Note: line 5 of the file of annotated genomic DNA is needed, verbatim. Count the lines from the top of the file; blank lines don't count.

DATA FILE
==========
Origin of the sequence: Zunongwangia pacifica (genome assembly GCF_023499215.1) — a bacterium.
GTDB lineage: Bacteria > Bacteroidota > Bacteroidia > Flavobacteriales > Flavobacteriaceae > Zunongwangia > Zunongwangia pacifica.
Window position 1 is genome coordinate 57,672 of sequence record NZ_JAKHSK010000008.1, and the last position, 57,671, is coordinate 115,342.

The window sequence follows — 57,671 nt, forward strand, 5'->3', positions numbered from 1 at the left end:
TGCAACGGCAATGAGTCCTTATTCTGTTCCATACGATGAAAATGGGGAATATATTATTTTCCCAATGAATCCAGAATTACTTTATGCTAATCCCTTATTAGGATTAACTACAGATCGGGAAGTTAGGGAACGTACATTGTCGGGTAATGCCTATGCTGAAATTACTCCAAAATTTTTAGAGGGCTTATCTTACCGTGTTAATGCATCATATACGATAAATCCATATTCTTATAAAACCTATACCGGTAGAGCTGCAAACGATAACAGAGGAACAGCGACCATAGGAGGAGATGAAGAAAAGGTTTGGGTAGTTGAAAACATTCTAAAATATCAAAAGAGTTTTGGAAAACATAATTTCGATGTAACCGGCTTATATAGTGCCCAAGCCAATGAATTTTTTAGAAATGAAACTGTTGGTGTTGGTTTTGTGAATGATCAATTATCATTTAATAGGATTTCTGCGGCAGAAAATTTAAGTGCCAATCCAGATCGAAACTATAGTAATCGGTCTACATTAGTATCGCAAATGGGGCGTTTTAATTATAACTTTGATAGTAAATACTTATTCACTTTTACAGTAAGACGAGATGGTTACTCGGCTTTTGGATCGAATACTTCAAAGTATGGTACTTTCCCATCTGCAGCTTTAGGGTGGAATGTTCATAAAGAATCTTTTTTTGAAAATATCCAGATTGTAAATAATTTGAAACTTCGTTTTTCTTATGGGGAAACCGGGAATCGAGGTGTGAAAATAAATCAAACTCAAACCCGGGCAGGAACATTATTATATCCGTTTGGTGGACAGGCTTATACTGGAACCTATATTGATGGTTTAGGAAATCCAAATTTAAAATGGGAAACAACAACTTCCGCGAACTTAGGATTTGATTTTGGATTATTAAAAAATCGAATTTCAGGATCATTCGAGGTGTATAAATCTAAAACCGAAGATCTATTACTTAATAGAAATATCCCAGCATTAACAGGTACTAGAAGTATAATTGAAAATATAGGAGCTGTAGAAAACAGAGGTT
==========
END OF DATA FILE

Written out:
TGCAACGGCAATGAGTCCTTATTCTGTTCCATACGATGAAAATGGGGAATATATTATTTTCCCAATGAATCCAGAATTACTTTATGCTAATCCCTTATTAGGATTAACTACAGATCGGGAAGTTAGGGAACGTACATTGTCGGGTAATGCCTATGCTGAAATTACTCCAAAATTTTTAGAGGGCTTATCTTACCGTGTTAATGCATCATATACGATAAATCCATATTCTTATAAAACCTATACCGGTAGAGCTGCAAACGATAACAGAGGAACAGCGACCATAGGAGGAGATGAAGAAAAGGTTTGGGTAGTTGAAAACATTCTAAAATATCAAAAGAGTTTTGGAAAACATAATTTCGATGTAACCGGCTTATATAGTGCCCAAGCCAATGAATTTTTTAGAAATGAAACTGTTGGTGTTGGTTTTGTGAATGATCAATTATCATTTAATAGGATTTCTGCGGCAGAAAATTTAAGTGCCAATCCAGATCGAAACTATAGTAATCGGTCTACATTAGTATCGCAAATGGGGCGTTTTAATTATAACTTTGATAGTAAATACTTATTCACTTTTACAGTAAGACGAGATGGTTACTCGGCTTTTGGATCGAATACTTCAAAGTATGGTACTTTCCCATCTGCAGCTTTAGGGTGGAATGTTCATAAAGAATCTTTTTTTGAAAATATCCAGATTGTAAATAATTTGAAACTTCGTTTTTCTTATGGGGAAACCGGGAATCGAGGTGTGAAAATAAATCAAACTCAAACCCGGGCAGGAACATTATTATATCCGTTTGGTGGACAGGCTTATACTGGAACCTATATTGATGGTTTAGGAAATCCAAATTTAAAATGGGAAACAACAACTTCCGCGAACTTAGGATTTGATTTTGGATTATTAAAAAATCGAATTTCAGGATCATTCGAGGTGTATAAATCTAAAACCGAAGATCTATTACTTAATAGAAATATCCCAGCATTAACAGGTACTAGAAGTATAATTGAAAATATAGGAGCTGTAGAAAACAGAGGTT